During my senior year of college, I managed a student orchestra and began having concert daydreams. In them, I would forget the keys to the theater or everyone would loiter backstage while I struggled to explain that the concert should have started fifteen minutes ago. These dreams weren’t frequent, but they were memorable. I’ve been engaged since March, have barely started planning, and yet my wedding daydreams have already begun.
In one, I don’t realize until after the reception that none of my friends or extended family came because I scheduled the wedding on a Thursday night and forgot to tell them enough in advance. In another, we hire a DJ/photographer who gives us attitude whenever we ask him to take a photo. I find myself midway through the day wearing a dress that I definitely wouldn’t have picked out on my own, wondering where all our initial ideas went.
I can identify some major causes of these dreams. Most of my friends live in the Midwest and our wedding will be in New England, so I’m worried that they won’t be able to travel to it. Even though my fiancé Eric reassures me that we can have the wedding we want on our budget, everything I find seems expensive. (My first attempt to outline a budget left me curled up in stressball before I even added big costs like food.) Our original plan of an autumn wedding in our college town, Ann Arbor, Michigan, has turned into an autumn in Boston wedding, which could very well turn into a spring in Boston wedding. I keep coming back to the same worry: I’m going to get to our wedding and think, “Wait. Wait, this isn’t what I meant.”
I know that the wedding isn’t about the party. I would be thrilled to grab Eric and run down to city hall. What has always appealed to me about a wedding, though, is that it is one of the few parties where you can invite everyone you love and most of them will fly across the country to be there. I always imagined a sort of “Hey everyone! We love you because you’re the best people we know! Meet all these other cool people we know!” situation, where everyone makes new friends and there is a lot of dancing.
As soon as I started wedding planning, though, it seemed that the way to have a meaningful wedding was to infuse yourselves into every single detail. I’ll admit, I definitely overdosed on the wedding blogs at first. I looked at photos of beautiful events while the articles explained, “Look what she did! Look at the deep meaning behind the flowers! The tables! Every single canapé!” As I searched for venues, I wondered, “But what does this place say about us? Am I really a ‘rustic farm’ girl? Is Eric the kind of guy who would get married in a museum? Or a historic New England estate? Is that ‘us’?” I worried that we wouldn’t be able to find an affordable “us” venue, once I figured out what our relationship looked like when translated into architecture. From there, it just kept going. We love picnic foods, but what would sandwiches at a formal event tell our guests? If Eric doesn’t care about flowers, how do I make them meaningful to both of us? How do I make a centerpiece that represents us as a couple? Every decision felt like it had to become a symbol of who we are, and I felt like I was stuck before I even started. My mom’s semi-serious joke about a drive-through wedding in Vegas sounded more appealing.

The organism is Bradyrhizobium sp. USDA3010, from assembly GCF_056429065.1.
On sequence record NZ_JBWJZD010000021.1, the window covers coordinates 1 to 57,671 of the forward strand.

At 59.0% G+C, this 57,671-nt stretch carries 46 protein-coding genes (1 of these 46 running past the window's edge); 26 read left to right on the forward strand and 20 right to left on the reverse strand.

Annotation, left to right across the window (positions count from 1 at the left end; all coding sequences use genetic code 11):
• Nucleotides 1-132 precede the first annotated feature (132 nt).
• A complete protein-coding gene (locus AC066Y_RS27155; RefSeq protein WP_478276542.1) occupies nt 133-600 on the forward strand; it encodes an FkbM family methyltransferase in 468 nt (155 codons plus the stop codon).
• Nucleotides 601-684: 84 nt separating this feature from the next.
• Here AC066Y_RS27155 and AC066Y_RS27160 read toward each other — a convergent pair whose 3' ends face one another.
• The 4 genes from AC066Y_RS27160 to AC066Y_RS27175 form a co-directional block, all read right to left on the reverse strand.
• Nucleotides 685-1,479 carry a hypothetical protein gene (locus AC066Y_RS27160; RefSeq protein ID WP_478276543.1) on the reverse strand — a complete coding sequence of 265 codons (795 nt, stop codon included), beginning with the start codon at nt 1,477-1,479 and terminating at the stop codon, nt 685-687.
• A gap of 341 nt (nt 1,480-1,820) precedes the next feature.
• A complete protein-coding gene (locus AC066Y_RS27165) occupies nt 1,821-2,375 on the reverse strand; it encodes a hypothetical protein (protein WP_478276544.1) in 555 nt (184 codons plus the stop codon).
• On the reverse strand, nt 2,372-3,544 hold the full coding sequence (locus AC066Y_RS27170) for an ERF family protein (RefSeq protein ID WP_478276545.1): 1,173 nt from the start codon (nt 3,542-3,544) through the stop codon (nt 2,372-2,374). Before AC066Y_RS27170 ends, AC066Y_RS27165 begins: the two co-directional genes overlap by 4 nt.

I know that centerpieces don’t matter. If I choose blue flowers instead of pink, it will not affect my marriage. But there’s still this nagging fear, saying, “Wait—this isn’t what I meant.” I’m scared that if I don’t care about all the things, I’ll spend the day feeling like I’m at someone else’s party. There are a lot of beautiful venues in Massachusetts, where I grew up, but Eric has little connection to that state. Will we feel like us if I’m walking down an aisle somewhere that we only visited together a couple times before the wedding?
I keep reminding myself that we don’t have to show off at our wedding. Our guests already know us. That’s why they’re invited. We will take care to make a ceremony that reflects our values, and then plan a fun reception. I can invest in the details I’ll enjoy, such as fitting in little lights or naming the tables after our favorite spots in Ann Arbor, but it’s okay if we pick our venue because we think it’s pretty instead of because we have a connection to it. I know that as long as people we love are there—or thinking about us, if they can’t make it—it will feel like us.
Photo of a cafe in Sighisora, Romania from Laura and Eric’s travels. They’ve been collecting wedding inspiration as they go.